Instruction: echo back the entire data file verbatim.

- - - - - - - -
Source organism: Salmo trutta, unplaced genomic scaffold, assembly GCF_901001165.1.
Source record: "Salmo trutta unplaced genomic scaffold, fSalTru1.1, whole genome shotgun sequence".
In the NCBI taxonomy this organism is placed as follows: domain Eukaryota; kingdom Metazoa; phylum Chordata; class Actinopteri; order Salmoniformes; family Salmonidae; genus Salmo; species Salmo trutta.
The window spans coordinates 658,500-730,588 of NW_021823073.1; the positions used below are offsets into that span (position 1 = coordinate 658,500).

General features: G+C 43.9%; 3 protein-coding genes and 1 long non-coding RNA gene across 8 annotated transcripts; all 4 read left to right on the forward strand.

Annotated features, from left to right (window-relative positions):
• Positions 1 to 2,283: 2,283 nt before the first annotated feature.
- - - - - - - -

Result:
Source organism: Salmo trutta, unplaced genomic scaffold, assembly GCF_901001165.1.
Source record: "Salmo trutta unplaced genomic scaffold, fSalTru1.1, whole genome shotgun sequence".
In the NCBI taxonomy this organism is placed as follows: domain Eukaryota; kingdom Metazoa; phylum Chordata; class Actinopteri; order Salmoniformes; family Salmonidae; genus Salmo; species Salmo trutta.
The window spans coordinates 658,500-730,588 of NW_021823073.1; the positions used below are offsets into that span (position 1 = coordinate 658,500).

General features: G+C 43.9%; 3 protein-coding genes and 1 long non-coding RNA gene across 8 annotated transcripts; all 4 read left to right on the forward strand.

Annotated features, from left to right (window-relative positions):
• Positions 1 to 2,283: 2,283 nt before the first annotated feature.